On August 15, 2012, a federal court in Arizona dismissed a
putative class action asserting false-advertising claims against
internet domain-name registrar GoDaddy.com. See WineStyles, Inc. v. GoDaddy.com, LLC, No. 2:12-cv-00583-SRB (D. Ariz. Aug. 15,
2012). In doing so, the court enforced a contractual provision
requiring particular claims to be brought within one year, holding
as a matter of law that the provision was neither unreasonable nor
The plaintiff in the case, a wine retailer, had agreed to
GoDaddy's Uniform Terms of Service in the course of paying for
domain registrations online. One of the provisions in the terms
stated claims "arising out of or related to [GoDaddy's]
Site or the Services found at [its] Site" must be brought
within one year of the accrual of the claim. The plaintiff
subsequently filed a putative nationwide class action against
GoDaddy, alleging that its practice of charging fees for automatic
renewals of certain domain registrations violated state deceptive
trade practices acts, the Electronic Funds Transfer Act, and
various common-law doctrines.
GoDaddy moved to dismiss the lawsuit, arguing that the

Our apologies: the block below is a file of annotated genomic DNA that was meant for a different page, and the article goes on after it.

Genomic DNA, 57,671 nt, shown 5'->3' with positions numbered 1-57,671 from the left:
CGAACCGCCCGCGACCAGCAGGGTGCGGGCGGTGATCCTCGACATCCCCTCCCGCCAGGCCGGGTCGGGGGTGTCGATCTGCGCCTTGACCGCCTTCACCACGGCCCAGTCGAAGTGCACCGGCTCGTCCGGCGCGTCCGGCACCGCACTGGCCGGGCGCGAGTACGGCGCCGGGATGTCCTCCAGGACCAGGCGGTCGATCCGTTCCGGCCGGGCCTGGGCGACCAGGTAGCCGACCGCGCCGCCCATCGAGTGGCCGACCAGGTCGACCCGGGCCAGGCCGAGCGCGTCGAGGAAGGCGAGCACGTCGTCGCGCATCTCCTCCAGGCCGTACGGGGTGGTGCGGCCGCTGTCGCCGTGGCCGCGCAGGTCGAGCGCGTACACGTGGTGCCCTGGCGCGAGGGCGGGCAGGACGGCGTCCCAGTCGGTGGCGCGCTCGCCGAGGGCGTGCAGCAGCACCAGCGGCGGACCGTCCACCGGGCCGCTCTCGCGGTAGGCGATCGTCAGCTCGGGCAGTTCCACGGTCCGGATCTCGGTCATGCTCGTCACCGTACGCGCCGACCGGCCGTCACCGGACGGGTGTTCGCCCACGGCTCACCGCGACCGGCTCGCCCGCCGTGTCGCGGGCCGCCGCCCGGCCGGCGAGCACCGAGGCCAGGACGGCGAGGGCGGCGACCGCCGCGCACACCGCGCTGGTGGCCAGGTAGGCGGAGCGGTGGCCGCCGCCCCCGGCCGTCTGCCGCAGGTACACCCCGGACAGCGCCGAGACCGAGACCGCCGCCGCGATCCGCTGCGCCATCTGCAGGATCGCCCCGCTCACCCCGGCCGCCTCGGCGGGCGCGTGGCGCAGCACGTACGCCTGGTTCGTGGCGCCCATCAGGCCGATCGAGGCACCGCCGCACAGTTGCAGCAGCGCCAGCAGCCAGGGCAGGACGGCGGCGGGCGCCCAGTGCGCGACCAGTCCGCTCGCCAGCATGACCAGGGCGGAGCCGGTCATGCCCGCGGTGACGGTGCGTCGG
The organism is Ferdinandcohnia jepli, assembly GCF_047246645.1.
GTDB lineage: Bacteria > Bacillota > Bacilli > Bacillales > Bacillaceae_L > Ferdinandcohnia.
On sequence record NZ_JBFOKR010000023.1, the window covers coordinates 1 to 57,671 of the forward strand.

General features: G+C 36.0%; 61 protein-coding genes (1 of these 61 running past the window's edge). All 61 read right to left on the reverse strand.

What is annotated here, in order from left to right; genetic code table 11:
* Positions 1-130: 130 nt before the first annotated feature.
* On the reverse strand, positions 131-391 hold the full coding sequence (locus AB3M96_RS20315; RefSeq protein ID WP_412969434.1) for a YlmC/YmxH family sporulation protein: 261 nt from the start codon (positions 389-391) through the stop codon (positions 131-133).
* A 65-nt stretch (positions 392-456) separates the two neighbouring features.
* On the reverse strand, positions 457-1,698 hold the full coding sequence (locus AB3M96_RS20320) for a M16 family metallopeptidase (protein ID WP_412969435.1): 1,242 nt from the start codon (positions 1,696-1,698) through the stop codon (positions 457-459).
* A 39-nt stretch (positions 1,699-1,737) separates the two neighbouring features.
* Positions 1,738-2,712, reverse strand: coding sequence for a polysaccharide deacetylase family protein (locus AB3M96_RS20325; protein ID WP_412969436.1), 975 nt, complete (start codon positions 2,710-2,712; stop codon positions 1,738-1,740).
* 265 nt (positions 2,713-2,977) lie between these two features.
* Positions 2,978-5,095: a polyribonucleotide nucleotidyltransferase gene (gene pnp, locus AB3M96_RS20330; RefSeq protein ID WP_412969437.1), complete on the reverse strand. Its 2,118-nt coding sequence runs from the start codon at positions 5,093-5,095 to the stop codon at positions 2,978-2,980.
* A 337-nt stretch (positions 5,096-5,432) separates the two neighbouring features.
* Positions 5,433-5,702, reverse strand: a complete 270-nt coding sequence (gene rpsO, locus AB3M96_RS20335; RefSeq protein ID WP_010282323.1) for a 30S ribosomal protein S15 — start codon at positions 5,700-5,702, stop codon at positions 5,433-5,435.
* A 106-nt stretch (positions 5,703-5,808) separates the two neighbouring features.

plaintiff's claims were barred by the contractual one-year
limitations period because the claims had accrued when the
plaintiff was first charged renewal fees, which was more than one
year before the plaintiff filed suit. The court agreed that the
common-law claims were barred, but held that the statutory claims
were timely because they also were based on other events that had
occurred within the one-year period. (The court ultimately
dismissed those statutory claims for other reasons.)
The plaintiff contended that the contractual one-year
limitations period was unconscionable because GoDaddy's online
terms were a "contract of adhesion" and because it
purported to shorten statutes of limitations. The court rejected
this argument, explaining that even though this was a
"contract of adhesion," the provision reducing the
applicable statute of limitations was enforceable so long as the
contractual limitations period was reasonable in length. In the
court's view, a one-year period satisfied that test.
The court's decision in WineStyles should be of interest to
any business that includes (or is considering including) in its
contracts with customers or other contracting parties a clause
requiring that disputes be brought within a certain time frame.
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